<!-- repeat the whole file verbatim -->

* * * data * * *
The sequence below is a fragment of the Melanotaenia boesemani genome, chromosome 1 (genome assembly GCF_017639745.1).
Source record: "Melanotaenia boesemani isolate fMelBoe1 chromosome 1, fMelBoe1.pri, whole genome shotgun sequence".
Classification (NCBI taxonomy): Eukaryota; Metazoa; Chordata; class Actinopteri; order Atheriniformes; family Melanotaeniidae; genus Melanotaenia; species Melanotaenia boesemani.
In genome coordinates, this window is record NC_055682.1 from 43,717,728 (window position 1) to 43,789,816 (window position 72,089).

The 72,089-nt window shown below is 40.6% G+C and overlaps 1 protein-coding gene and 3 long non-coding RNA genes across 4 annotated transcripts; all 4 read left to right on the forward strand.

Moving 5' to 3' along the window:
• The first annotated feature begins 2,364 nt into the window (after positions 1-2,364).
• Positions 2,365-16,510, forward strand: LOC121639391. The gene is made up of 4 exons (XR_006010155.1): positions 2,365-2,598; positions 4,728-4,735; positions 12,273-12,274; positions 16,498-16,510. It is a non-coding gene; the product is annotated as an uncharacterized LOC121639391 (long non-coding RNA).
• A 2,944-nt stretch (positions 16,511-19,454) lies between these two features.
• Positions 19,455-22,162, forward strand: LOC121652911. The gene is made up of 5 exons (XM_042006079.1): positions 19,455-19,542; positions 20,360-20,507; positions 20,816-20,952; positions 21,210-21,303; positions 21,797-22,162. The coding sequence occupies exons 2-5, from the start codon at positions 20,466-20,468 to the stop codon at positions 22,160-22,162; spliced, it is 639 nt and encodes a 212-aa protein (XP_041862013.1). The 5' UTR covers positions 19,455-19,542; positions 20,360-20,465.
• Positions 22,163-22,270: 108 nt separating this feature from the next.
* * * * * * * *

The sequence below is a fragment of the Melanotaenia boesemani genome, chromosome 1 (genome assembly GCF_017639745.1).
Source record: "Melanotaenia boesemani isolate fMelBoe1 chromosome 1, fMelBoe1.pri, whole genome shotgun sequence".
Classification (NCBI taxonomy): Eukaryota; Metazoa; Chordata; class Actinopteri; order Atheriniformes; family Melanotaeniidae; genus Melanotaenia; species Melanotaenia boesemani.
In genome coordinates, this window is record NC_055682.1 from 43,717,728 (window position 1) to 43,789,816 (window position 72,089).

The 72,089-nt window shown below is 40.6% G+C and overlaps 1 protein-coding gene and 3 long non-coding RNA genes across 4 annotated transcripts; all 4 read left to right on the forward strand.

Moving 5' to 3' along the window:
• The first annotated feature begins 2,364 nt into the window (after positions 1-2,364).
• Positions 2,365-16,510, forward strand: LOC121639391. The gene is made up of 4 exons (XR_006010155.1): positions 2,365-2,598; positions 4,728-4,735; positions 12,273-12,274; positions 16,498-16,510. It is a non-coding gene; the product is annotated as an uncharacterized LOC121639391 (long non-coding RNA).
• A 2,944-nt stretch (positions 16,511-19,454) lies between these two features.
• Positions 19,455-22,162, forward strand: LOC121652911. The gene is made up of 5 exons (XM_042006079.1): positions 19,455-19,542; positions 20,360-20,507; positions 20,816-20,952; positions 21,210-21,303; positions 21,797-22,162. The coding sequence occupies exons 2-5, from the start codon at positions 20,466-20,468 to the stop codon at positions 22,160-22,162; spliced, it is 639 nt and encodes a 212-aa protein (XP_041862013.1). The 5' UTR covers positions 19,455-19,542; positions 20,360-20,465.
• Positions 22,163-22,270: 108 nt separating this feature from the next.